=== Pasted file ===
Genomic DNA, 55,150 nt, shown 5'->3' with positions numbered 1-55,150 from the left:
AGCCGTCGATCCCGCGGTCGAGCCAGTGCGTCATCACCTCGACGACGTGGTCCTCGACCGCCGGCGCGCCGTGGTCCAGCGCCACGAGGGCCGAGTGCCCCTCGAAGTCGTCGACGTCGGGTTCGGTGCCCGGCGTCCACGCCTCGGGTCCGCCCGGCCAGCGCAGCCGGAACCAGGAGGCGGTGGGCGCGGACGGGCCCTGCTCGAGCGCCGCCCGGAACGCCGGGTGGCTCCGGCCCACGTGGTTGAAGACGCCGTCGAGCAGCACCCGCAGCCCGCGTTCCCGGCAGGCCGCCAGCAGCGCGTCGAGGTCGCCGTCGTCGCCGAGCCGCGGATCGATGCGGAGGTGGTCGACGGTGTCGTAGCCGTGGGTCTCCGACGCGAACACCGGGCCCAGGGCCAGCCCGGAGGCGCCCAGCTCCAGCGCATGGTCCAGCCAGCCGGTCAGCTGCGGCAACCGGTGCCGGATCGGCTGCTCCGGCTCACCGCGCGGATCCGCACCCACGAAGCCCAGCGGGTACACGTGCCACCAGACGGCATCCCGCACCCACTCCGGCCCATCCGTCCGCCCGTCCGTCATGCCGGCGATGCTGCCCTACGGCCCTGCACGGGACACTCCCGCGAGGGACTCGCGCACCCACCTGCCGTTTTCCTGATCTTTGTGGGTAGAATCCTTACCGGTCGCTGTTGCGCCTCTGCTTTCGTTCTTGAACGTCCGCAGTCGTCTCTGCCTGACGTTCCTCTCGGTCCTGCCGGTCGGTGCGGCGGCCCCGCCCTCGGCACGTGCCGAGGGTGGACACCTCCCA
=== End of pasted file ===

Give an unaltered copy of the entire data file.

Genomic DNA, 55,150 nt, shown 5'->3' with positions numbered 1-55,150 from the left:
AGCCGTCGATCCCGCGGTCGAGCCAGTGCGTCATCACCTCGACGACGTGGTCCTCGACCGCCGGCGCGCCGTGGTCCAGCGCCACGAGGGCCGAGTGCCCCTCGAAGTCGTCGACGTCGGGTTCGGTGCCCGGCGTCCACGCCTCGGGTCCGCCCGGCCAGCGCAGCCGGAACCAGGAGGCGGTGGGCGCGGACGGGCCCTGCTCGAGCGCCGCCCGGAACGCCGGGTGGCTCCGGCCCACGTGGTTGAAGACGCCGTCGAGCAGCACCCGCAGCCCGCGTTCCCGGCAGGCCGCCAGCAGCGCGTCGAGGTCGCCGTCGTCGCCGAGCCGCGGATCGATGCGGAGGTGGTCGACGGTGTCGTAGCCGTGGGTCTCCGACGCGAACACCGGGCCCAGGGCCAGCCCGGAGGCGCCCAGCTCCAGCGCATGGTCCAGCCAGCCGGTCAGCTGCGGCAACCGGTGCCGGATCGGCTGCTCCGGCTCACCGCGCGGATCCGCACCCACGAAGCCCAGCGGGTACACGTGCCACCAGACGGCATCCCGCACCCACTCCGGCCCATCCGTCCGCCCGTCCGTCATGCCGGCGATGCTGCCCTACGGCCCTGCACGGGACACTCCCGCGAGGGACTCGCGCACCCACCTGCCGTTTTCCTGATCTTTGTGGGTAGAATCCTTACCGGTCGCTGTTGCGCCTCTGCTTTCGTTCTTGAACGTCCGCAGTCGTCTCTGCCTGACGTTCCTCTCGGTCCTGCCGGTCGGTGCGGCGGCCCCGCCCTCGGCACGTGCCGAGGGTGGACACCTCCCA